Luis Magalhaes: Tell me about the day when you realized that we needed to go beyond zoom and other existing tools. What was the same situation that told you that? Oh my God, this is something that we really need. And I guess facilitator for people. I jumped ahead a bit. So describe it a bit just say how it differs from zoom which is my number one tool for my work day.
Peter Lee: So the big difference I guess between this and those is that it’s participant lead, so I focus on mobility of participants and it’s both direction. And then the facilitation controls that are actually missing from tools like zoom and hangouts and et cetera. And I’ve been using hangouts and zoom as well and they’re just not quite natural environments.
Peter Lee: I guess the way that I ended up coming up with this as an idea was kind of by, I’m working in a construction materials company that’s nationally distributed in Australia. So we’ve got people everywhere and Australia’s quite a big country so it’s not very easy to fly people around all the time. So, I was actually doing a session on culture. I had intended that we were going to get into the room and we’d break up into small groups and talk about culture and what it meant ways and then come up with a team culture code kind of thing or a team social contract. And I ended up with this team and there was one or two people in different locations and three or four and one and then one person alone in different areas. And it got to that point where we wanted to break up into small groups and it wasn’t possible.
Peter Lee: So we are having a big [inaudible 00:05:07] meeting, which is not the most engaging. People aren’t really contributing because it’s quite hard to do that in a remote environment. Yeah. That’s kind of when I was thinking it’s got to be easier than that. And that digital experience be easier or better than the in the room experience. So that kind of got me thinking and it was in the back of my head for a bit. The more I talked to people about it the more kind of resonant with them. And the first people I mentioned it to was they were actually quite excited and they were like, yeah, why can’t we? So yeah, that kind of started it. It was about November last year, so not too long ago.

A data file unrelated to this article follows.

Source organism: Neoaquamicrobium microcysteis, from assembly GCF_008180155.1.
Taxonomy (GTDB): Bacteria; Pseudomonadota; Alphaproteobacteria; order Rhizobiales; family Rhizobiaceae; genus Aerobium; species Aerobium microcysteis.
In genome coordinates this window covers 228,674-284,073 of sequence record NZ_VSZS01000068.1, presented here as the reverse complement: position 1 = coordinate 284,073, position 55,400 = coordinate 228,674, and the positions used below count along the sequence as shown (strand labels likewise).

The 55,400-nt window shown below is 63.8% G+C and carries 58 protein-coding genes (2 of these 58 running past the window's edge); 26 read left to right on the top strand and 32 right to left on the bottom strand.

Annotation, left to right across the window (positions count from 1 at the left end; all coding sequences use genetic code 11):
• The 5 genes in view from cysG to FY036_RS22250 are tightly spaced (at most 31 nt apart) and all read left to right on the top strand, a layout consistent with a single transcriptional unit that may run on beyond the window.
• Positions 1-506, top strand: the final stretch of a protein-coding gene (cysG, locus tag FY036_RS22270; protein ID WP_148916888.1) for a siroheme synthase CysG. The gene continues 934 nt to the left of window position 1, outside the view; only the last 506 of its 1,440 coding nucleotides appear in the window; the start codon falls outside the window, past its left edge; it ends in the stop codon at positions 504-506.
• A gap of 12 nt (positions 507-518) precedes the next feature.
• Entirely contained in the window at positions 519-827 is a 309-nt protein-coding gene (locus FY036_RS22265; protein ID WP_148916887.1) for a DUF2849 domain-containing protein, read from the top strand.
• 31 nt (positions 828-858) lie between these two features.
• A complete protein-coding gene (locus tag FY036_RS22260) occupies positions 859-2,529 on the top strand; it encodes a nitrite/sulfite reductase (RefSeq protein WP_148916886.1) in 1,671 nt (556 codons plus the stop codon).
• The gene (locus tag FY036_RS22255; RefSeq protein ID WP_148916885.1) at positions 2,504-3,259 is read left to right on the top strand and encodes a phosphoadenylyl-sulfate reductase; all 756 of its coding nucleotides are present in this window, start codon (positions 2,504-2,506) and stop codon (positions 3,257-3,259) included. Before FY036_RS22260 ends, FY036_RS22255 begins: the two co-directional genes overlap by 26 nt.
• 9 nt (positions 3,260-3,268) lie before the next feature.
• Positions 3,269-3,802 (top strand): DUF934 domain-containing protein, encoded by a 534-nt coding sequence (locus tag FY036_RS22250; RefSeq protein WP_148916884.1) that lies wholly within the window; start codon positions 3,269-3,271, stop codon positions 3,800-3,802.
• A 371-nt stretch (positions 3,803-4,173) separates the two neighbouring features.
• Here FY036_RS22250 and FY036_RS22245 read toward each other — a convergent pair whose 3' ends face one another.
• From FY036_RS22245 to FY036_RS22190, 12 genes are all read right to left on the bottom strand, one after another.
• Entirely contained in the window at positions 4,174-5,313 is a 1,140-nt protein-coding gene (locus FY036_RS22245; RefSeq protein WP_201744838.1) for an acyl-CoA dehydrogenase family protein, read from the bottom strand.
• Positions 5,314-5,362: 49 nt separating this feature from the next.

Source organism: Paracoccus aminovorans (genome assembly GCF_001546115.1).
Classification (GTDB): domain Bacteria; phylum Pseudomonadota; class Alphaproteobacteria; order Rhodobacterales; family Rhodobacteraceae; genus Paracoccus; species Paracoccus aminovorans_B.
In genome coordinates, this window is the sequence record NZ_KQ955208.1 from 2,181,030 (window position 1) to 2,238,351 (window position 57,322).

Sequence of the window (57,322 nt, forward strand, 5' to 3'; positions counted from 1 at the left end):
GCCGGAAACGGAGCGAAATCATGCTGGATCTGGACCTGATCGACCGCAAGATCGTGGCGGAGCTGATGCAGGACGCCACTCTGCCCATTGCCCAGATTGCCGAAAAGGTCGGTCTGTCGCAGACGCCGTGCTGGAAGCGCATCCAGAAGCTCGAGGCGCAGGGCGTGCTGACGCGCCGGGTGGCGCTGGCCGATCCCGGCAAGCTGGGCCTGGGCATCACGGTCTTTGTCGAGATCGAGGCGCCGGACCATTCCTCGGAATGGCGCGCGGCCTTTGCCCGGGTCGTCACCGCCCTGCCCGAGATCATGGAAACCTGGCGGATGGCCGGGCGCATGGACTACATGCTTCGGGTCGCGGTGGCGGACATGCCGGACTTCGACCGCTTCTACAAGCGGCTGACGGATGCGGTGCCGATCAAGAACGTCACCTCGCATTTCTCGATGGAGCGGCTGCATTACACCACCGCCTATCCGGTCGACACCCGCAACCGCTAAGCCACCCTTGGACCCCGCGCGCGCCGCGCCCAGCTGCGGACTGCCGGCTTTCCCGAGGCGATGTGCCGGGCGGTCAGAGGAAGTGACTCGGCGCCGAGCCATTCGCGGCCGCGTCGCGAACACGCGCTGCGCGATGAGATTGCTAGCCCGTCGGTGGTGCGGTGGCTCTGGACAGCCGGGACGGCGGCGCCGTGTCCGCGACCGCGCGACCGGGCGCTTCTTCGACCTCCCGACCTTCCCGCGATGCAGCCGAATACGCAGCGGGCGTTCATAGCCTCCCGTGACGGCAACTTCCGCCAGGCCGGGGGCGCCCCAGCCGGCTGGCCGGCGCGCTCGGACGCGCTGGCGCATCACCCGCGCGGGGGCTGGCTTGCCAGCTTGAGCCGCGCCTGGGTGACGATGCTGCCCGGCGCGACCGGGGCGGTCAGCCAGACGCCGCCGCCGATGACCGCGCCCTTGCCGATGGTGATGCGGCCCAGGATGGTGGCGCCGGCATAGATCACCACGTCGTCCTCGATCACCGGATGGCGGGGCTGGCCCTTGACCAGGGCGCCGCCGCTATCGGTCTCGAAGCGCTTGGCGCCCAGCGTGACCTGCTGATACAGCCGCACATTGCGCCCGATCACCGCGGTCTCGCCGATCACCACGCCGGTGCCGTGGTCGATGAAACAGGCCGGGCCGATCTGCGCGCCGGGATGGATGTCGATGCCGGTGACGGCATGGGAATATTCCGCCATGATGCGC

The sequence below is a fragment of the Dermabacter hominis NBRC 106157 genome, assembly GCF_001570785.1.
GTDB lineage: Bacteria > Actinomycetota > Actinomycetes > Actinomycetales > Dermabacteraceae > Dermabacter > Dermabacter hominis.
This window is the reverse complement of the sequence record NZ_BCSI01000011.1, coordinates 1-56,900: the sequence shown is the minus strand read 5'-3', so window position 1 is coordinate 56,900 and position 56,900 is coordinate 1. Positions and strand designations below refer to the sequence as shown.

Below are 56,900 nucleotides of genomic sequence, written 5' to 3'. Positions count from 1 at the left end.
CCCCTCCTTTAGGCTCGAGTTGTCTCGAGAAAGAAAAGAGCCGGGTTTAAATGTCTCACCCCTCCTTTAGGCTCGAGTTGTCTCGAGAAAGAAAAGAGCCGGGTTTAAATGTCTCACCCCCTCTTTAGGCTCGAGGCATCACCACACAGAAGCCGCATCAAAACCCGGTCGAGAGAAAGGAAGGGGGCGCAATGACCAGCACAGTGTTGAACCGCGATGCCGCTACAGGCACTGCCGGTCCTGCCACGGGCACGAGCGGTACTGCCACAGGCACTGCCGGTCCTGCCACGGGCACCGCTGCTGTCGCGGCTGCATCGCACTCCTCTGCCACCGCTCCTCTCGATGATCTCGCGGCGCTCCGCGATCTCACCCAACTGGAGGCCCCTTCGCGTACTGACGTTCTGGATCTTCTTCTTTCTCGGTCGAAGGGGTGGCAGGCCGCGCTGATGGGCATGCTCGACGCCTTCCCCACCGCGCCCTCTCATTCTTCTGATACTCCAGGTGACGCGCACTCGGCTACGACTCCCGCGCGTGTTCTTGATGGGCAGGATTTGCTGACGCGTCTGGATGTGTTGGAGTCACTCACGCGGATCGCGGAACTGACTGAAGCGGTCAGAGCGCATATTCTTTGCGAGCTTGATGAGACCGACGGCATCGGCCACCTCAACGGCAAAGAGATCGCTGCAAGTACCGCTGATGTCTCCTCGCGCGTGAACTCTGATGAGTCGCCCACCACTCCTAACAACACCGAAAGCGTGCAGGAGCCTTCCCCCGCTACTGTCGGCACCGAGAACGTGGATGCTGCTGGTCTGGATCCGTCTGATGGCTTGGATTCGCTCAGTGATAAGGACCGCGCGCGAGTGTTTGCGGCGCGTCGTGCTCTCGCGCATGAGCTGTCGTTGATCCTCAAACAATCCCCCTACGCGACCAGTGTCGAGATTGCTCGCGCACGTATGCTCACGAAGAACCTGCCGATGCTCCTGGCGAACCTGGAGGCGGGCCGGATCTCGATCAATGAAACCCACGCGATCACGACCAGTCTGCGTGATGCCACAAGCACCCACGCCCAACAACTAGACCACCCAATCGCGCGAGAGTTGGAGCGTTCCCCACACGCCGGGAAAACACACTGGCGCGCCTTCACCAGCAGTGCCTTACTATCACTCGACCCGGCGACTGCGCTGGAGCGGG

Luis Magalhaes: So what amazes me is that I’ve been using tools like this for years. I mean literally for at the very, I think using zoom ever since it was first revealed. And even before that, that was using hangouts. So I’m certainly an early adapter. And up until like a month ago when I talked to Judy Lee, I had never realized that this is really an antique way to talk to multiple teams, multiple people. Because when you have several people in the room, they can talk amongst themselves without disrupting the overall meeting. Even if you don’t split them into different rooms.